High limit disability insurance is a popular add-on for high earners like physicians, executives, lawyers, entertainers, sports figures, and other professionals who command wages beyond the income-protection limits of standard disability insurance policies. Depending upon the needs of the professional, these policies can provide high monthly and lump-sum disability benefit amounts.
Like many short-term disability (STD) and long-term disability (LTD) insurance policies, high limit coverage considers all types of income when calculating benefit payment amounts. These include not just annual salary but also bonuses, K-1 (partnership) income, and any other income the high earner might have.
Even though high-limit disability policies are not common in the workplace, certain types of healthcare professionals do qualify as high earners. Their income creates coverage gaps within their traditional policies, so high limit disability policies often become critical income-replacement tools. Here’s what you need to know and when to recommend them to your healthcare clients.
How Does High Limit Disability Insurance Work?
A high limit policy is usually part of a stacked set of disability policies purchased according to the healthcare professional’s unique financial circumstances. It is typically used alongside the individual disability insurance (IDI) and any existing employer group policies, like traditional STD or LTD, to fill individual coverage gaps.
High limit insurance is structured using many of the same policy definitions as traditional disability insurance (such as how a disability is defined and which conditions are excluded from coverage), and there are sometimes riders available to further customize the plan. However, this type of insurance is not intended to compete with other types of disability coverage; it is intended to function as a supplemental layer of protection to fill any remaining coverage gaps. It is only for individuals whose earnings are too high for their existing insurance policies to provide adequate income protection.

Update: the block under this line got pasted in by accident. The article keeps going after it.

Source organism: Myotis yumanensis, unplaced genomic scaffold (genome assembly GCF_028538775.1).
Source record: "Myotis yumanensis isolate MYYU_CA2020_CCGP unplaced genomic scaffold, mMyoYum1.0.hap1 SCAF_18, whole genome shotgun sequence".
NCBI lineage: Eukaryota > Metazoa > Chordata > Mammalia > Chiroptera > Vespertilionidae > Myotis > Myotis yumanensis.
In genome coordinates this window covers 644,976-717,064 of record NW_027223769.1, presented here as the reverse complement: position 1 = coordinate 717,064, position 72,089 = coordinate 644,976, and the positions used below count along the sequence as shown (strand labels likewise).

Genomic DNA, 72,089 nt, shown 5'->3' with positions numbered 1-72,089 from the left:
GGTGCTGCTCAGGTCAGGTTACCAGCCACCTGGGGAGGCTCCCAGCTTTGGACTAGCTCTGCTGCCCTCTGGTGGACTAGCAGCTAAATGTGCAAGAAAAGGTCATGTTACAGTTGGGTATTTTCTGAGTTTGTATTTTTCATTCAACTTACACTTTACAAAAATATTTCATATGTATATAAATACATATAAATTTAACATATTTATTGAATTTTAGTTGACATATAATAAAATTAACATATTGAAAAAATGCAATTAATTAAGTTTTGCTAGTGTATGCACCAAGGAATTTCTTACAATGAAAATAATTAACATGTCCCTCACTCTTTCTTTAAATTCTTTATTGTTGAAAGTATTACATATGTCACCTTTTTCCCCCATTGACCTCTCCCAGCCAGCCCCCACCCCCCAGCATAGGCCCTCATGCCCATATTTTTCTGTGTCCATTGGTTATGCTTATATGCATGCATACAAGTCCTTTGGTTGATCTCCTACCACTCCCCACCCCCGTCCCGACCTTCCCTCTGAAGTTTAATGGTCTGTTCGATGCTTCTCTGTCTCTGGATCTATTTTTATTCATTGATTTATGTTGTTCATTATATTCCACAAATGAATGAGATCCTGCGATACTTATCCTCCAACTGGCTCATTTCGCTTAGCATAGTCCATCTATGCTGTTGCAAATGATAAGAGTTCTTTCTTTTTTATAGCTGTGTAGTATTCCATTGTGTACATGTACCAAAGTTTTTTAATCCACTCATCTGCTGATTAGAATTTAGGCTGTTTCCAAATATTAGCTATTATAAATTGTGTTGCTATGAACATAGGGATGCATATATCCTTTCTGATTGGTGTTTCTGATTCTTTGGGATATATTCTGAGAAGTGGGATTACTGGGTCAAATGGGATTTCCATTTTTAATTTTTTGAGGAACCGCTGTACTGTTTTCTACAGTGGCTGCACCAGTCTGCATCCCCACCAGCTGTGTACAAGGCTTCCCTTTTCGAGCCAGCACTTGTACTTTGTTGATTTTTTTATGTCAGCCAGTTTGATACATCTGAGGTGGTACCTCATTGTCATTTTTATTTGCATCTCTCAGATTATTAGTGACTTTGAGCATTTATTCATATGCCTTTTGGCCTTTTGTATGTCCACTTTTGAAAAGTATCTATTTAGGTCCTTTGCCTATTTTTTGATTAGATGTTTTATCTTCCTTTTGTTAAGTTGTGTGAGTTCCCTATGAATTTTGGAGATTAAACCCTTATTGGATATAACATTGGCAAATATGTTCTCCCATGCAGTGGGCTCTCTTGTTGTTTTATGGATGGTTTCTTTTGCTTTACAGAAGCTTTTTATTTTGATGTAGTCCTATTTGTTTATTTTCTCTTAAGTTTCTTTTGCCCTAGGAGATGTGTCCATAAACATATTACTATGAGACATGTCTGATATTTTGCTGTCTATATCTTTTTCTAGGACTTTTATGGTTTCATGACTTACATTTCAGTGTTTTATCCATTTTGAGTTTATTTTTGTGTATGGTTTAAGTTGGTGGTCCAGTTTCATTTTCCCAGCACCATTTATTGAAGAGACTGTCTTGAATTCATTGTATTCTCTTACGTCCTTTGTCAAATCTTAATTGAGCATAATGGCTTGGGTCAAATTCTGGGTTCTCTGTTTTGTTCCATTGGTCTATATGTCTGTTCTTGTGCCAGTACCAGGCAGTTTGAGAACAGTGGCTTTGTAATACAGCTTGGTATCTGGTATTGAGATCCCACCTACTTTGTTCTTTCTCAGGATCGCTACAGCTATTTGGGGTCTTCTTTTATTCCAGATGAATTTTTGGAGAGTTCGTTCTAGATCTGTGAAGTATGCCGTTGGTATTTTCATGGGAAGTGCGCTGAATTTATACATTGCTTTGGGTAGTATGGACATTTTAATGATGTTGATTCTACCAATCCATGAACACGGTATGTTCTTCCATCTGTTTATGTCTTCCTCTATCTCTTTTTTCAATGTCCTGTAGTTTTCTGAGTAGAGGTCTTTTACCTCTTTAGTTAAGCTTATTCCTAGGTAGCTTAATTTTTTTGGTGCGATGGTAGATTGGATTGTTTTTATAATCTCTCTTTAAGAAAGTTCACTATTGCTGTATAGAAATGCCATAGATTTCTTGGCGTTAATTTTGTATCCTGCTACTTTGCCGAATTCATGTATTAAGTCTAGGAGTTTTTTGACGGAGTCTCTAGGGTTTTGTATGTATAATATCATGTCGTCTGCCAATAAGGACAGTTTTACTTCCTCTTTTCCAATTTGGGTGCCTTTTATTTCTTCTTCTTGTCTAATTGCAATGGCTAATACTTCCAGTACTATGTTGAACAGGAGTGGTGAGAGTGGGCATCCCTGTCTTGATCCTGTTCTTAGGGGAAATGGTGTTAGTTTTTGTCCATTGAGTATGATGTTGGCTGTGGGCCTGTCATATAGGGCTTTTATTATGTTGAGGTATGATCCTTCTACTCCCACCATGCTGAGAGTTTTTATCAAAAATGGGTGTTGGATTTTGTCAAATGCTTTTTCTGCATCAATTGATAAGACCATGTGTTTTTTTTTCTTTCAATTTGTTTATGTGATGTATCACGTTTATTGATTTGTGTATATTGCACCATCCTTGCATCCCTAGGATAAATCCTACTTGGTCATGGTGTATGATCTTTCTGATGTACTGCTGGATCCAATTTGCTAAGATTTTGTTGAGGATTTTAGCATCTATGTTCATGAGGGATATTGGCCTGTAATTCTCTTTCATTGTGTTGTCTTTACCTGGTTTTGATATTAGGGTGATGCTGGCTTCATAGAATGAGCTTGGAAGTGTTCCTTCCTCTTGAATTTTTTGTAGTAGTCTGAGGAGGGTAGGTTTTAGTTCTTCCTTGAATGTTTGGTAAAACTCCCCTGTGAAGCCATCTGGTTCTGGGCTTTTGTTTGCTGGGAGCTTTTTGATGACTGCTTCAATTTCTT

Many high limit policies offer benefit payments for five years (60 months), after which a lump sum payment is available if the insured is still disabled. Many policies will also require medical exams or labs for underwriting – although this depends on the policy, the benefit amount, and whether the policy is being offered to multiple applicants. Because the premiums are often paid by the policyholder and not the employer, the benefits would not be taxed at claims time and therefore could help a healthcare professional achieve a higher income replacement.
When Should I Offer This Type of Policy to Clients?
For healthcare professionals, high limit disability insurance is most appropriate for exceptionally high earners with over $400,000 in annual income.
According to the most recent Physician Compensation Report, the highest earning healthcare professionals are neurosurgeons with a compensation of nearly $750,000 per year in 2020, But there are many other specialties with a compensation well over $600,000 per year, including thoracic surgeons and orthopedic surgeons, and over $500,000 per year, including plastic surgeons, oral and maxillofacial surgeons, vascular surgeons, cardiologists, and radiation oncologists. Other candidates for high limit insurance may include gastroenterologists, radiologists, urologists, ENTs, dermatologists, anesthesiologists, general surgeons, colon and rectal surgeons, oncologists, and opthamologists. It’s also important to note that many physicians generate significant extra income from bonuses or practice revenue, and this may push them into high earner status.
So brokers should look carefully at all income sources when calculating pre-disability income. For example, if a client’s overall income seems exceptionally high, check to see if their disability policies will adequately provide a true 60-70% income replacement in the event of a claim (most traditional policies will not pay out more than $20,000 to $25,000 per month). If not, a high limit plan should be suggested to fill that gap.
Also critical is the definition of covered income within the disability policy. Healthcare professionals should have an “all sources” definition to cover partnership income and various incentives outside of their normal W-2 income.
Getting Access to High Limit Coverage
High limit disability insurance can be offered to healthcare professionals in individual or group practice settings. It can either be employee or employer-paid, and a guaranteed standard issue (GSI) policy is often an attractive option. Although the benefits are typically lower through GSI plans, there is little or no underwriting making the overall process smooth for your clients.